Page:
Iran’s shooting down a US surveillance drone marks the first time the nation directly attacked the American military amid tensions over Tehran’s unraveling nuclear deal with the US and 6 other nations. “We do not have any intention for war with any country, but we are fully ready for war,” Revolutionary Guard commander Gen. Hossein Salami said in a televised address.
DESPARDES — Iran has shot down a U.S. drone which the Revolutionary Guards said on Thursday was flying over southern Iran, raising fears that a military confrontation could erupt between Tehran and Washington.
An Iranian surface-to-air missile brought down the U.S. Navy RQ-4A Global Hawk, an unmanned aircraft with a wingspan larger than a Boeing 737 jetliner and costing over $100 million.
President Donald Trump soon after the “unprovoked attack” on a US drone, spoke from the Oval Office and said they (Iran) made a very big bad mistake…”perhaps an Iranian General was acting loose and stupid”. He appeared to play down the incident, as he spoke with reporters at the White House with Canadian PM Trudeau sitting alongside him. He earlier tweeted: “Iran made a very big mistake!”
“We do not have any intention for war with any country, but we are fully ready for war,” Revolutionary Guard commander Gen. Hossein Salami said in a televised address.
Guards website Sepah News said the “spy” drone was brought down over the southern Iranian province of Hormozgan, which is on the Gulf.
While Iran’s state news agency IRNA carried the same report, identifying the drone as an RQ-4 Global Hawk, a U.S. official said a U.S. Navy MQ-4C Triton had been shot down in international airspace over the Strait of Hormuz.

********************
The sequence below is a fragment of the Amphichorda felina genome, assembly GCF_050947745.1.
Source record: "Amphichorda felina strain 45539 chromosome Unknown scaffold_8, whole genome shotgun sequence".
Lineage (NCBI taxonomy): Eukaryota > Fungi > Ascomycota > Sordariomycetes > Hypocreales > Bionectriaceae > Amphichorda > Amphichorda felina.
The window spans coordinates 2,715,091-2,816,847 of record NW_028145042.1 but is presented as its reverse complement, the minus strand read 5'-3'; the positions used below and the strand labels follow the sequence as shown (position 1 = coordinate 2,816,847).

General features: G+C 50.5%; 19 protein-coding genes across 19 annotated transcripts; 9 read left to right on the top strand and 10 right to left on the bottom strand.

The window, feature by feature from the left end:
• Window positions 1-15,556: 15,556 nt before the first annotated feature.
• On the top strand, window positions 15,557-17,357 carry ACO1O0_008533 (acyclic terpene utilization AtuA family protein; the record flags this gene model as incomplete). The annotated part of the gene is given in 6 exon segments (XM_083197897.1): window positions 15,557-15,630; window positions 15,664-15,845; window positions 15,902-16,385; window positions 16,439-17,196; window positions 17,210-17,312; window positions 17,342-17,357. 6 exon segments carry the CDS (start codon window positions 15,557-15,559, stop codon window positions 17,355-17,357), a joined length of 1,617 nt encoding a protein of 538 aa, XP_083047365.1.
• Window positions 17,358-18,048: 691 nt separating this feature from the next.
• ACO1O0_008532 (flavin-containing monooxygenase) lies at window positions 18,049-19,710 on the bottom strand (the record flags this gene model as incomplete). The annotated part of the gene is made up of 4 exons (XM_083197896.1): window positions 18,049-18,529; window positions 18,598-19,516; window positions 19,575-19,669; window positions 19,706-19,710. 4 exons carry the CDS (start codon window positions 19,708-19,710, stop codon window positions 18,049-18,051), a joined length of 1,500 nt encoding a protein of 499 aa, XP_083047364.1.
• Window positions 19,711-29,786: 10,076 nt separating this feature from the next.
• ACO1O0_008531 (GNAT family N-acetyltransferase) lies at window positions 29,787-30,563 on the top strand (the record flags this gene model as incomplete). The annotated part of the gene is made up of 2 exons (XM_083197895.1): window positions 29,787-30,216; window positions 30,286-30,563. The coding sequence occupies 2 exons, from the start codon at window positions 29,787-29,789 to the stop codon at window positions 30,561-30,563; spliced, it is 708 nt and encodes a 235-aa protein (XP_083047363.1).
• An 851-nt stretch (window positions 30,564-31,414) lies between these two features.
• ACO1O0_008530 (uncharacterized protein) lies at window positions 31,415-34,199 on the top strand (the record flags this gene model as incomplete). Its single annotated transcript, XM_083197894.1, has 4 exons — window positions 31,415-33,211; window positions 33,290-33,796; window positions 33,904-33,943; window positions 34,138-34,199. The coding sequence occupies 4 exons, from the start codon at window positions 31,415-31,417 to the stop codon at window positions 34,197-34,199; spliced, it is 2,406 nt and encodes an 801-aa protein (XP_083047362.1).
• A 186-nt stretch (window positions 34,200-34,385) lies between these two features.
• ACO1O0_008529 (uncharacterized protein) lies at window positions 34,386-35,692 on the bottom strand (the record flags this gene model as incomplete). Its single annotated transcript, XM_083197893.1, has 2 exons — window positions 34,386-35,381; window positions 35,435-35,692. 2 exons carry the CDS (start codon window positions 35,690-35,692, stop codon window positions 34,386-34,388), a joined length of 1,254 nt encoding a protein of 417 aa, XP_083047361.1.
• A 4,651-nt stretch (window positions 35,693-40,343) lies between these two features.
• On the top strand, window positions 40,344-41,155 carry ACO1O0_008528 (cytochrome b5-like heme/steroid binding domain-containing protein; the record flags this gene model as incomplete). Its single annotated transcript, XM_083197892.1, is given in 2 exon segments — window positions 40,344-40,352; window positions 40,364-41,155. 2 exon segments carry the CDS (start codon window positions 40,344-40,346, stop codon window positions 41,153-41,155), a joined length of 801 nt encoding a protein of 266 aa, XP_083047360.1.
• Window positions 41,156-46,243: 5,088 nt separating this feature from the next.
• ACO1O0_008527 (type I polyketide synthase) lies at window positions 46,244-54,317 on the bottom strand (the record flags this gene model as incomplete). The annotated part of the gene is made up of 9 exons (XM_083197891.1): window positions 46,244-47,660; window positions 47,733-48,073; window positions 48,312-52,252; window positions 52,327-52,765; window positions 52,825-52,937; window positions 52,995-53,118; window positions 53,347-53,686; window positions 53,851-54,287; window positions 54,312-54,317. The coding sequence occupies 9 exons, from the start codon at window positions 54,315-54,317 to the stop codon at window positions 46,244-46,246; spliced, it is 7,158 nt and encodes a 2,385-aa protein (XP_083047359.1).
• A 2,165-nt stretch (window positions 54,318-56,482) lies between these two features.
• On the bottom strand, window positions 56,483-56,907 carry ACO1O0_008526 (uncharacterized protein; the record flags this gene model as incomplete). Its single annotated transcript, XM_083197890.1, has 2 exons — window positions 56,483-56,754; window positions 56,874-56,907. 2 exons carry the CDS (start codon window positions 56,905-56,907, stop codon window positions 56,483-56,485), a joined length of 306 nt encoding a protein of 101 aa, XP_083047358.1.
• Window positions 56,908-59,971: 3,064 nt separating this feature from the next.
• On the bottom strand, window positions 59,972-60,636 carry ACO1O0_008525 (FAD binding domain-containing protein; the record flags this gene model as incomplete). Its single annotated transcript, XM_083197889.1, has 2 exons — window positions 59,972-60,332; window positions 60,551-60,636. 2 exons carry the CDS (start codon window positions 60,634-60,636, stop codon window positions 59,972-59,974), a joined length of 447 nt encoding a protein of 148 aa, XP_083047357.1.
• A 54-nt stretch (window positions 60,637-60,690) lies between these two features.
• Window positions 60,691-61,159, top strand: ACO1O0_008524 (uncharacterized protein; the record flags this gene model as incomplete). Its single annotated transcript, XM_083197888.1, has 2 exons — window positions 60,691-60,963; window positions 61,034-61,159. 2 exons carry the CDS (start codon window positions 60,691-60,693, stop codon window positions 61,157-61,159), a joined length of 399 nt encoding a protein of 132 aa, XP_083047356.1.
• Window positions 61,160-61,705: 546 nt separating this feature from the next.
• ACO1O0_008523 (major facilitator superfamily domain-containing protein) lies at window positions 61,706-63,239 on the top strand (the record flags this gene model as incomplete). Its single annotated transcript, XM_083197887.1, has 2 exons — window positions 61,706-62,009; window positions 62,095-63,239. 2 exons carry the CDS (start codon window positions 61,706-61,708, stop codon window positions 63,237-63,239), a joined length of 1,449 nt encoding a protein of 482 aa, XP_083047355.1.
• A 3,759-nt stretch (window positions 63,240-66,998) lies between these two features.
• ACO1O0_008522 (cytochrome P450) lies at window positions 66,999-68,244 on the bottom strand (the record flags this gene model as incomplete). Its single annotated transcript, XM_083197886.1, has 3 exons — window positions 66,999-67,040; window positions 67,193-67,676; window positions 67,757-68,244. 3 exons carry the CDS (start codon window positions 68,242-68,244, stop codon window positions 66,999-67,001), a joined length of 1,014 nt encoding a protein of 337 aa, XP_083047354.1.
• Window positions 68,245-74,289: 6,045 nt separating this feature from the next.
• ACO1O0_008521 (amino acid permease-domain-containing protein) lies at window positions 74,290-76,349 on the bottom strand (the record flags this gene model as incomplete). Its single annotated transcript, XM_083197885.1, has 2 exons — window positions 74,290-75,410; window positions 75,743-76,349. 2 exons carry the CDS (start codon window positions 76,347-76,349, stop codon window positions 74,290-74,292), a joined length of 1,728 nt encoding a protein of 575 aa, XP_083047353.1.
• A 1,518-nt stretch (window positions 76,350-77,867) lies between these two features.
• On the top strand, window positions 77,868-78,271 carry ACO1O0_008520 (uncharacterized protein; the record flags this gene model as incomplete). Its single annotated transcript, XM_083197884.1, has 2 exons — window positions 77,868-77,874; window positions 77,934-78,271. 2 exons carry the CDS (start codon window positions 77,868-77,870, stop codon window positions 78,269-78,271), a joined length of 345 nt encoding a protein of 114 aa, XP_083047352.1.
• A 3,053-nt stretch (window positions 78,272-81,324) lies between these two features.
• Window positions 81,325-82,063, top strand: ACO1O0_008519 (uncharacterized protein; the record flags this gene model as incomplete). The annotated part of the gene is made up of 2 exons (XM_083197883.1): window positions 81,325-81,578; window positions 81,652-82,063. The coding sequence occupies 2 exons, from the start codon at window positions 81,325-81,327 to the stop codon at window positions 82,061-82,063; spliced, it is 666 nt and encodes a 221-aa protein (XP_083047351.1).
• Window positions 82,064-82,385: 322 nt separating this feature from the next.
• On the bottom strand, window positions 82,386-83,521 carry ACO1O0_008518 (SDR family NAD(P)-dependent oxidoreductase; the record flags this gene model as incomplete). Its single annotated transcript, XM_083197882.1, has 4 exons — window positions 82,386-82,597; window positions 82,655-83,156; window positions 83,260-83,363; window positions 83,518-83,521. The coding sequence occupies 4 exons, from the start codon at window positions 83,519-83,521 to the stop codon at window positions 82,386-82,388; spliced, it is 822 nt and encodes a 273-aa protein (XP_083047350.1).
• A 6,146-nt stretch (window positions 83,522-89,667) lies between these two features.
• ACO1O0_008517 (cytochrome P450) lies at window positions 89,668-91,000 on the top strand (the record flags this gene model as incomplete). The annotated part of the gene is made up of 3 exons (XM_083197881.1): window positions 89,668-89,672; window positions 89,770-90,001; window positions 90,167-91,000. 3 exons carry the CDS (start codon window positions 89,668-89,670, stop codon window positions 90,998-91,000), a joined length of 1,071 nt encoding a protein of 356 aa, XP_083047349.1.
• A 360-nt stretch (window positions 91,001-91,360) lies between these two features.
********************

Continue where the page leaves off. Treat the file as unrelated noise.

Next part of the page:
Earlier, a spokesman for the U.S. military’s Central Command, Navy Captain Bill Urban, said no U.S. aircraft were flying over Iran on Wednesday.
The U.S. military has in recent days confirmed an attempt by Iran to shoot down a U.S. drone last week as well as the successful shooting down of one on June 6 by Iran-aligned Houthi forces in Yemen.
A senior Iranian security official quoted by AP said on Wednesday Iran would “strongly respond” to any violation of its airspace.
“Our airspace is our red line and Iran has always responded and will continue to respond strongly to any country that violates our airspace,” the semi-official Tasnim news agency quoted the secretary of Iran’s Supreme National Security council as saying.
Tension between Iran and the United States has spiked since last year when President Donald Trump withdrew from a 2015 6-nations nuclear deal between Iran and major powers and reimposed sanctions on it.
After the Trump sanctions, Iran quadrupled its production of low-enriched uranium to be on pace to break one of the deal’s terms by next week while threatening to raise enrichment closer to weapons-grade levels on July 7 if Europe doesn’t offer it a new deal to to protect its economy from the U.S. sanctions within 60 days.
Concern about a military confrontation has increased since attacks on two oil tankers in the Gulf of Oman last week and on four tankers off the United Arab Emirates on May 12, both near the Strait of Hormuz, a major conduit for global oil supplies.
The United States and Saudi Arabia have blamed Iran for the incidents. Iran has denied responsibility.
The U.S. military has sent forces, including aircraft carriers, B-52 bombers and troops to the Middle East. However, Trump said he does not seek war with Iran.
Iran said last week that it was responsible for the security of the Strait of Hormuz, calling on American forces to leave the Gulf.
Elsewhere in the region Thursday, Saudi Arabia said Yemen’s Iranian-backed Houthi rebels fired a rocket at a desalination plant in al-Shuqaiq, a city in the kingdom’s Jizan province. The state-run Saudi Press Agency quoted military spokesman Col. Turki al-Maliki as saying it caused no damage or casualties.